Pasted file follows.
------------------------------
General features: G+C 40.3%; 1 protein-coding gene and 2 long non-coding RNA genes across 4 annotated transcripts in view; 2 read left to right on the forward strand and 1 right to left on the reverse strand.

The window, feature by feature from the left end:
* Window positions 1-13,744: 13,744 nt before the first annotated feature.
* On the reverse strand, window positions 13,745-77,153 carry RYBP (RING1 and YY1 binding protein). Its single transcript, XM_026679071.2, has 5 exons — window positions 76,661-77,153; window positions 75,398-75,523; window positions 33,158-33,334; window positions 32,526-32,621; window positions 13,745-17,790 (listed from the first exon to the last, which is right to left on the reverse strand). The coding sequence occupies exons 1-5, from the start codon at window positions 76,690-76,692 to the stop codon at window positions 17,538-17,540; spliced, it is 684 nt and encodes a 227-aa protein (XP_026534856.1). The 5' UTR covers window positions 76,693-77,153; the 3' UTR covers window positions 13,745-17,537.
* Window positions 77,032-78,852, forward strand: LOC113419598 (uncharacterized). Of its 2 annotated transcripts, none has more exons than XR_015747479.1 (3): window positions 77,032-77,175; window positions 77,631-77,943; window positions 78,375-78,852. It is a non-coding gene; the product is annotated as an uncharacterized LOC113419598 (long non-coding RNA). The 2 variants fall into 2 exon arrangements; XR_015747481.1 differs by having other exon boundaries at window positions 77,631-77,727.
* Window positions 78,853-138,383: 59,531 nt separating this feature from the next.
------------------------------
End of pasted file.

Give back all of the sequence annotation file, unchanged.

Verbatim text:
General features: G+C 40.3%; 1 protein-coding gene and 2 long non-coding RNA genes across 4 annotated transcripts in view; 2 read left to right on the forward strand and 1 right to left on the reverse strand.

The window, feature by feature from the left end:
* Window positions 1-13,744: 13,744 nt before the first annotated feature.
* On the reverse strand, window positions 13,745-77,153 carry RYBP (RING1 and YY1 binding protein). Its single transcript, XM_026679071.2, has 5 exons — window positions 76,661-77,153; window positions 75,398-75,523; window positions 33,158-33,334; window positions 32,526-32,621; window positions 13,745-17,790 (listed from the first exon to the last, which is right to left on the reverse strand). The coding sequence occupies exons 1-5, from the start codon at window positions 76,690-76,692 to the stop codon at window positions 17,538-17,540; spliced, it is 684 nt and encodes a 227-aa protein (XP_026534856.1). The 5' UTR covers window positions 76,693-77,153; the 3' UTR covers window positions 13,745-17,537.
* Window positions 77,032-78,852, forward strand: LOC113419598 (uncharacterized). Of its 2 annotated transcripts, none has more exons than XR_015747479.1 (3): window positions 77,032-77,175; window positions 77,631-77,943; window positions 78,375-78,852. It is a non-coding gene; the product is annotated as an uncharacterized LOC113419598 (long non-coding RNA). The 2 variants fall into 2 exon arrangements; XR_015747481.1 differs by having other exon boundaries at window positions 77,631-77,727.
* Window positions 78,853-138,383: 59,531 nt separating this feature from the next.